And that's the question of the summer. Should you get the Amazon Kindle Fire, or the Google Nexus 7. Finally we've got a real choice between low-cost 7-inch tablets. Both are geared toward content consumption -- reading books and magazines, watching movies, listening to music.
Amazon certainly made quite the market for itself when it launched the Kindle Fire late last year. At only $199 and promoted heavily on Amazon's website, it was sure to sell a bunch. And a bunch it did sell.
So which one should you get? Let's discuss, after the break.
Easy comparison here. The Kindle Fire, which comes in one version and one version only, is $199. The Nexus 7 is $199 for the version with 8 gigabytes of storage, and Google's also got a 16-gigabyte model for $249 -- still a perfectly reasonable price for this sort of thing.
The verdict: Push
The form factor
Things are pretty similar here as well. Both are 7-inch tablets, designed to be mainly used in portrait (vertical) orientation. The Neus 7 is taller (8.5 mm taller) than the Kindle Fire, and both are 120 mm wide. But the Nexus 7 shaves just about a full millimeter off the thickness, and the sides curve in toward the back, making it feel that much thinner than the Kindle Fire, which is basically just a box. Both have a soft-touch coating on the back, which we like.
The Nexus 7 adds actual volume buttons (which are rumored to show up on the next version of the Kindle Fire), and also has external charging contacts that point toward some sort of docking station.
But the kicker is the Nexus 7's higher-resolution display (1280x800). It simply looks better than the Kindle Fire.
The verdict: Nexus 7
Under the hood
Again, this one's a pretty easy decision. The Kindle Fire is using the dual-core TI OMAP 4430 at 1GHz with 512MB of RAM. Don't read too much into the amount of RAM, as if a device is optimized properly, it can run just fine. But, we'd rather have more RAM available than not. The Nexus 7 is running the newer "Kai" version of the Tegra 3 platform. That means four cores -- plus that fifth low-power companion core -- are available, with clock speed varying depending on which cores are running.
That the Nexus 7 is running Tegra 3 also means some serious gaming is coming your way, something you're not really going to see on the Kindle Fire.
The bottom line is that, under the hood, the Nexus 7 is more of a full-fledged, traditional tablet.
The verdict: Nexus 7
This is where Google's still trying to break out. Amazon's well-established itself as a major content provider, between Amazon Music -- which still has a far better selection than Google -- and its video streaming service, which includes movies and television shows.
Google's just adding that in Google Play. And that, folks, is where we find the true purpose of the Nexus 7. We've talked before about whether it's "Just another Android tablet," and clearly Google has developed this one with purpose. But for now, Amazon still has the better selection.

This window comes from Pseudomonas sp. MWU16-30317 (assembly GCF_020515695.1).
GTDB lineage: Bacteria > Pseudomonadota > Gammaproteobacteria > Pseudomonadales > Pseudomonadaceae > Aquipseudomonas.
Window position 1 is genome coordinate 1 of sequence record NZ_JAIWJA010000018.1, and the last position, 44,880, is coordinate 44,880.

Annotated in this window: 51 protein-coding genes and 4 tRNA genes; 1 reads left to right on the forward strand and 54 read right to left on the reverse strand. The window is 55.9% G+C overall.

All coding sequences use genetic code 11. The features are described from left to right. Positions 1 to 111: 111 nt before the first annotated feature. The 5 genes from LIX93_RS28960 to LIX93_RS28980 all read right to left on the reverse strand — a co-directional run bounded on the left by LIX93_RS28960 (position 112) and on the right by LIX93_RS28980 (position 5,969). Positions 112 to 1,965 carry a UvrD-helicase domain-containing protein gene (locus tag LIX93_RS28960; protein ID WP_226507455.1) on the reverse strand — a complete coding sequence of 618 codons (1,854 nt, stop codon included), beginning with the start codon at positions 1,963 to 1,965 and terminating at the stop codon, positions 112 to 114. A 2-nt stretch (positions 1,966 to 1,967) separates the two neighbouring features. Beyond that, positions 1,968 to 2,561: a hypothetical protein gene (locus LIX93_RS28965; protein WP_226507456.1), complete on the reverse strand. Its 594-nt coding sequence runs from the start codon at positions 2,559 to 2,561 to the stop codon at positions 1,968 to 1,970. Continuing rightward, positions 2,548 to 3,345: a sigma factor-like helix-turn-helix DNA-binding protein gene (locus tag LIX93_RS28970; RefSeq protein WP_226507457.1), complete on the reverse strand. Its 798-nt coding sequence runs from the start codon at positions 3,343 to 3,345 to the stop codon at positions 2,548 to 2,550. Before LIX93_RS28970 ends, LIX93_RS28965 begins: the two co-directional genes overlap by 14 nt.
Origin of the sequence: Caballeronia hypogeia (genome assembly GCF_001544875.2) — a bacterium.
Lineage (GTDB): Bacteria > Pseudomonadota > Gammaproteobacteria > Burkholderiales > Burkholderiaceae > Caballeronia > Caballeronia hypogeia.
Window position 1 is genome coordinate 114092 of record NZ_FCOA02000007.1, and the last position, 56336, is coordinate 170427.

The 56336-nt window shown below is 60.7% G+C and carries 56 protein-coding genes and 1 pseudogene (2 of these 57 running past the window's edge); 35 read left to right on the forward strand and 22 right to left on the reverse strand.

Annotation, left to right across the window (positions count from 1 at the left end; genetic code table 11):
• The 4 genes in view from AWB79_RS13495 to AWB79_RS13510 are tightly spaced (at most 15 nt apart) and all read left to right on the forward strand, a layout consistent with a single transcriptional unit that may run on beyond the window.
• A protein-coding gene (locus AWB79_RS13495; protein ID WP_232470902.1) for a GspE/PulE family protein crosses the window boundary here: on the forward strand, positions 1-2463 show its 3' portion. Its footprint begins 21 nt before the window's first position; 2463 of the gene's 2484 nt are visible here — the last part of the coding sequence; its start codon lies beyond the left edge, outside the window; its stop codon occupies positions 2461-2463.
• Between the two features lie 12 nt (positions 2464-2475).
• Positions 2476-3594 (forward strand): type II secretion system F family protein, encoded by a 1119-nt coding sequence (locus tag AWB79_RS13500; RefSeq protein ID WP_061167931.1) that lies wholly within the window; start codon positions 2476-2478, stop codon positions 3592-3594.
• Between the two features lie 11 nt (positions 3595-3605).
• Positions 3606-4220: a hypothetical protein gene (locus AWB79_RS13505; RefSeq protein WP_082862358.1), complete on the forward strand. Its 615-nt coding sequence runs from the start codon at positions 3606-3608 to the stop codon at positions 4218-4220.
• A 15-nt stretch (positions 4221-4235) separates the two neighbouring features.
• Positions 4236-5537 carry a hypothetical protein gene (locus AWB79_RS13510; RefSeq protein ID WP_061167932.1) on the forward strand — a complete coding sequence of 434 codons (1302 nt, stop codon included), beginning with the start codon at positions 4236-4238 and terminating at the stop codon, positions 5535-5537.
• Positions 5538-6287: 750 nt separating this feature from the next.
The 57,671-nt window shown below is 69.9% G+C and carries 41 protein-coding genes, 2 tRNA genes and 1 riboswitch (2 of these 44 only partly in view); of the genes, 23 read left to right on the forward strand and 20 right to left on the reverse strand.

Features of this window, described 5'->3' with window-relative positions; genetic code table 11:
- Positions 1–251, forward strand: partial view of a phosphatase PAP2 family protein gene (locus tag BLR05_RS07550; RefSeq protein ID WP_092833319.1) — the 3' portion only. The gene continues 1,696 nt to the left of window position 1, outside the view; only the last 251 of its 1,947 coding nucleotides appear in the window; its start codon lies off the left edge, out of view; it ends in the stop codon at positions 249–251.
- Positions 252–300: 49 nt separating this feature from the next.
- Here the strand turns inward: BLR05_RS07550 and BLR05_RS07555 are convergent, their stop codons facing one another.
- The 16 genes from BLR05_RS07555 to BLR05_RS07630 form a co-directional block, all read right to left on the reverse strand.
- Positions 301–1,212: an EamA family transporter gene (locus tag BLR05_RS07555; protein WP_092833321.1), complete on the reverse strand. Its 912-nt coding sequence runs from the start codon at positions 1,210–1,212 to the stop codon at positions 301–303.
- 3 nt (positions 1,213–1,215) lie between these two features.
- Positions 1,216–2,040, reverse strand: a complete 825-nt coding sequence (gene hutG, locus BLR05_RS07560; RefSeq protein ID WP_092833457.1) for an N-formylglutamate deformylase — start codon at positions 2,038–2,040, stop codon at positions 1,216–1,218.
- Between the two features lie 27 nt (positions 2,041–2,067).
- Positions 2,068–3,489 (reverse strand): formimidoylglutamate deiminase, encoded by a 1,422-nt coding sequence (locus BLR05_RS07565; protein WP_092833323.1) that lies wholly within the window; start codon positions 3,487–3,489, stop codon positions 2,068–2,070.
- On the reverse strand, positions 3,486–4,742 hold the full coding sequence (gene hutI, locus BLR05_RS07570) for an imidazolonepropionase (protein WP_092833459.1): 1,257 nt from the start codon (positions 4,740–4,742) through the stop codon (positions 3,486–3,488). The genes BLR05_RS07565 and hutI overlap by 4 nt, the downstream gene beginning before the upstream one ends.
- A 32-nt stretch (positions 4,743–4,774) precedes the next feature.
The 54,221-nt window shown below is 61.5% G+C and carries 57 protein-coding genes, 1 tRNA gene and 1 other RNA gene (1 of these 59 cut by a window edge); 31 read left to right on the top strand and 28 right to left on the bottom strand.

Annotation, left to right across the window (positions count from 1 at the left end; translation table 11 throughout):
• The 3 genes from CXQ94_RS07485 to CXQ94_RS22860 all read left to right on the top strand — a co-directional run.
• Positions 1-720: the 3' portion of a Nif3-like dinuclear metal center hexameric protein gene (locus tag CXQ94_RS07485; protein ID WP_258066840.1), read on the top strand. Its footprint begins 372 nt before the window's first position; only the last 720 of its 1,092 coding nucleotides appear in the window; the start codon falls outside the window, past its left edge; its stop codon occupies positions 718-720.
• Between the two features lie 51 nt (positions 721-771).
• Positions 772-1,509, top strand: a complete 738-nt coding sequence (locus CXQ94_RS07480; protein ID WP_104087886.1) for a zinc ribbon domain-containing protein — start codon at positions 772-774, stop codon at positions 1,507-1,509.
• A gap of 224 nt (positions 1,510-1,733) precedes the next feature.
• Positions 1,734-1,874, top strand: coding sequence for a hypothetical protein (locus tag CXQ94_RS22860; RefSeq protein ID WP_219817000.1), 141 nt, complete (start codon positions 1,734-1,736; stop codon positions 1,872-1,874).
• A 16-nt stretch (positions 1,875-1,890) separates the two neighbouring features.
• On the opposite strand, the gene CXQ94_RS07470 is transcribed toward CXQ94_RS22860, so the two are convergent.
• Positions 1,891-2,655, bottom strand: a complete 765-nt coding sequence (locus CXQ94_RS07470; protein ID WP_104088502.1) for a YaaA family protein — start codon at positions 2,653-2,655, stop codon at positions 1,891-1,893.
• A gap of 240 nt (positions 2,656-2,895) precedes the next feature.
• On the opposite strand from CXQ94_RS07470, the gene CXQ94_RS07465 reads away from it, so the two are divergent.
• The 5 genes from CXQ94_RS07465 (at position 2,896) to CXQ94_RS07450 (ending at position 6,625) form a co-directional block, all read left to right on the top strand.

That said ... The Nexus 7, being an actual Android device with the Google Play store at its fingertips, has flexibility that the Kindle Fire doesn't. It has the full selection of apps, and whereas the Kindle Fire is mostly locked into Amazon's services, on the Nexus 7 you can use Amazon's library. Or purchase books from Barnes & Noble and read on the Android Nook app. Or download music from Amazon MP3 store. That's flexibility that the Kindle Fire doesn't have, and it can help make up for the growing pains Google Play has experienced.
The verdict: Kindle Fire, but not by much
The Nexus 7 is running Android 4.1 Jelly Bean, the newest version of Android. The Kindle Fire is running Android 2.3 Gingerbread, but you'd never really know it, it's been so heavily customized. (Not that that's a bad thing; Amazon's done it quite well.) But Google's going to take care of its Nexus baby.
The verdict: Nexus 7
So which should you buy?
We're going to hedge just a tad here by saying that there's always something newer and better around the corner, and recent rumors suggest we might see a new Kindle Fire at the end of July.
But for right now, today, should you get the Kindle Fire or the Nexus 7? It's a pretty easy choice, we believe. The Nexus 7 has better internals, a better display and more flexibility of services. It's also got the added bonus of being a "Nexus" device, meaning it has the full attention of Google, whereas the Kindle Fire is using Google's code and has to forge ahead on its own. Not that Amazon hasn't done a yeoman's job of that, and the Nexus 7 most certainly is a reaction to that. But Nexus means not having to depend on others.
And so, we can easily recommend the Google Nexus 7. At $199 (or even $249), it's pretty much a no-brainer for the 7-inch tablet market.
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